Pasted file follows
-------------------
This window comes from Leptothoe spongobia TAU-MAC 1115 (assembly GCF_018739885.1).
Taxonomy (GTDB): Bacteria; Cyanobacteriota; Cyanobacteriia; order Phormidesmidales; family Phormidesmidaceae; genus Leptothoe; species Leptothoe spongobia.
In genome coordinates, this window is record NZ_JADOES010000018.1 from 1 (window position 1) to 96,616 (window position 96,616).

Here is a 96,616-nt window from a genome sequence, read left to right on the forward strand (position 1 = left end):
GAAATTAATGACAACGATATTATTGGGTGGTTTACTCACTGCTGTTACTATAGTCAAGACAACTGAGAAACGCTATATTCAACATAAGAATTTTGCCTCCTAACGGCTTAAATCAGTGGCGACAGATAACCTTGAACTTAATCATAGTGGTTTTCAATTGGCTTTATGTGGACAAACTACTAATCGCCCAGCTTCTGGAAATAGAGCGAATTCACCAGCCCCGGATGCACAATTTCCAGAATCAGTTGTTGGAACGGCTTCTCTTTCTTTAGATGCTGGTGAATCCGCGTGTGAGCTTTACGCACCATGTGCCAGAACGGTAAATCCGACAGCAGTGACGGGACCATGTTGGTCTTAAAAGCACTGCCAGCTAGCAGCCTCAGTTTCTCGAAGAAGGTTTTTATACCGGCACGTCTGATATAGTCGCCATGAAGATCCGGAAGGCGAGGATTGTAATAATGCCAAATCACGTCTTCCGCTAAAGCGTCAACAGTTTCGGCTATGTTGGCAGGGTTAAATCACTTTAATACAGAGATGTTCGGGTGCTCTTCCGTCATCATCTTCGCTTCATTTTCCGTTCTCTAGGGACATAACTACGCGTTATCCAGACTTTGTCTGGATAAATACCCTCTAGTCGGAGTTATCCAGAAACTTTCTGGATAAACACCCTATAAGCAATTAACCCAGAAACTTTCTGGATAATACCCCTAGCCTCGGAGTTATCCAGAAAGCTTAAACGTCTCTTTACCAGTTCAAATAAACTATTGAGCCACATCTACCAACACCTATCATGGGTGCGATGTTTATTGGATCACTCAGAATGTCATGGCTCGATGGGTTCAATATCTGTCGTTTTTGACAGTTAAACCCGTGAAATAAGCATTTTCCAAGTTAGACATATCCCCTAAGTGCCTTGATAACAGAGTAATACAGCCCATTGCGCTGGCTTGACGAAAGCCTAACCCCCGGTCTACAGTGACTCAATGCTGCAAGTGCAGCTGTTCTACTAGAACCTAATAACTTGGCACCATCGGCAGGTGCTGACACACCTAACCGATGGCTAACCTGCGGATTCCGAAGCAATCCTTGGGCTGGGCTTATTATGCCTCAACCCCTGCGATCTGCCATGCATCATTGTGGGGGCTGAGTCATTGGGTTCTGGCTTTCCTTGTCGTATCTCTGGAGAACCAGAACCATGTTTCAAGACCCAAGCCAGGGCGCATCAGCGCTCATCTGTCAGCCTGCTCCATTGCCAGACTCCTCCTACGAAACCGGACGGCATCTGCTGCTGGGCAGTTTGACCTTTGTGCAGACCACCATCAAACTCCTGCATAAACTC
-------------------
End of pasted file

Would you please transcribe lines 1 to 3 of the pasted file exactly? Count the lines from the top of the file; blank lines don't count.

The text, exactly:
This window comes from Leptothoe spongobia TAU-MAC 1115 (assembly GCF_018739885.1).
Taxonomy (GTDB): Bacteria; Cyanobacteriota; Cyanobacteriia; order Phormidesmidales; family Phormidesmidaceae; genus Leptothoe; species Leptothoe spongobia.
In genome coordinates, this window is record NZ_JADOES010000018.1 from 1 (window position 1) to 96,616 (window position 96,616).